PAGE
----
It’s no longer possible for the average person to install hardware on a system with any assurance of success and a few of us old hands are encountering problems as well! That’s my experience with a recent hardware update for my system. Yes, I got the job done, but it required more work than necessary and included several trips to the store. In one case, the store sold me the wrong part (not the part I requested) and I ended up having to go back to exchange it. One of the few significant advantages in owning a desktop system, the ability to update as needed, is being eroded by a serious deficiency in the quality of upgrade components.

When I first started building my own systems many years ago, the devices that went into the box came with beautifully rendered manuals, all the required software, and any required hardware. Of course, you could get cheaper products that didn’t quite include everything, but even in this case, the device included a getting started book and the required software. However, many people opted for the nicer vendor packages to ensure they wouldn’t have to continuously run to the store for yet another part. It was overkill in a way. For example, few people actually bothered to read the manuals end-to-end and simply used the getting started guide to get the hardware installed as quickly as possible. They’d then use the manual as a quick reference when problems occurred.

A few years ago I noted that even high end products no longer shipped with a paper manual. You received the getting started guide in paper form and could then use the manual that accompanied the DVD once you restarted the system. The devices still shipped with all the required hardware and software. Some storage devices had the software installed right on the device itself, but still, you received the required software. Even so, the new packaging technique achieved a nice balance between protecting the planet and still allowing just about anyone to perform a hardware upgrade.

You might have noted that the Monday post was missing. Well, that’s because I was offline wrestling with a hardware update that should have been quite easy. The replacement of my hard drive and display adapter should have taken only a few minutes, but ended up taking an entire day (starting Sunday afternoon) due to the lack of documentation, incomplete (but required) installation hardware, and lacking software. Today my system is running, mostly configured, and the new parts work beautifully, but the price of getting them installed was way too high.

There are a few new lessons that I’ve learned as part of this experience. The most important is to check the box to ensure you have absolutely everything before you get started. Yes, this has always been good advice, but the products of the past generally included everything needed to get the job done. Given the trend I’m seeing now, you’ll likely need screws, possibly a piece of installation hardware, cabling, and other items that are listed as optional in the documentation (even though the device won’t work without them). Check the installation hardware before you leave to the store to make sure they’re actually selling you the right part. For example, make sure the cable you buy is actually rated to handle the load you’re placing on it (a cable rated for 3 Gb/s may not work well for a device that is designed to transfer data at 6 Gb/s).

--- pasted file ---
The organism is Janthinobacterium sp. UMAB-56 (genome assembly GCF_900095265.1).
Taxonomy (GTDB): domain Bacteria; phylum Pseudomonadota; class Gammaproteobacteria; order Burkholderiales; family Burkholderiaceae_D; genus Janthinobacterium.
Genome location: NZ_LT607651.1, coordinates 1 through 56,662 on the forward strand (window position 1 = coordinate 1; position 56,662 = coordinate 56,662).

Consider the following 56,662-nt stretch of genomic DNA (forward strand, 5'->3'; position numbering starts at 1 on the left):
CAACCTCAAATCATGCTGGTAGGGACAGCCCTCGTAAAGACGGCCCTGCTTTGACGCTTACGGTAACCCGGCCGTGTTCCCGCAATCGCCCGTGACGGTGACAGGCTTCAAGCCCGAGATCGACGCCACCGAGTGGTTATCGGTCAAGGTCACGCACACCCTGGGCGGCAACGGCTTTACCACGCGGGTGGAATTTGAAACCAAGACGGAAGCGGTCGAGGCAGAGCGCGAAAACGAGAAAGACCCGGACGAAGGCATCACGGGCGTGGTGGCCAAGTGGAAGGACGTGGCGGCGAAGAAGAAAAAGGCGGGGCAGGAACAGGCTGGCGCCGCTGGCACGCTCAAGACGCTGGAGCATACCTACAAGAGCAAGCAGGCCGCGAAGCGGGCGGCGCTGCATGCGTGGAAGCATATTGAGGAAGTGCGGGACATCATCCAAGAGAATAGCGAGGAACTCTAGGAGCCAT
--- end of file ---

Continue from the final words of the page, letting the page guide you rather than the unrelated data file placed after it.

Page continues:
It pays to put any DVD that comes with the device into the drive on your working system and explore it before you take your system down to upgrade it. Make sure you print out any information you need for installation before you take your system offline. For example, you should print out any jumper information and cabling instructions. Once you have your system offline for the installation, it’s too late to print that information out. If you don’t have a second system to view the documentation at that point, you’ll find that installation is next to impossible.

Some devices no longer come with an installation DVD. In this case, you must go to the vendor site, download the required manual and software, and ensure you’re familiar with it before you take your system offline. Make sure the software and manual are put on removable media because you may need them before the installation process is complete.

Make sure you perform the upgrade in a manner that allows you to revert back to the pre-upgrade state when necessary. Actually, this has always been good advice, but it’s even more important now that the possibility of success is less. You may find that you have to reverse the upgrade to get a working system so that you can determine why the upgrade didn’t work.

Desktop systems have the advantage of allowing updates, but performing the update has become significantly more difficult because vendors no longer take the care in packaging products that they once did. What sorts of problems have you encountered? Let me know at [email protected].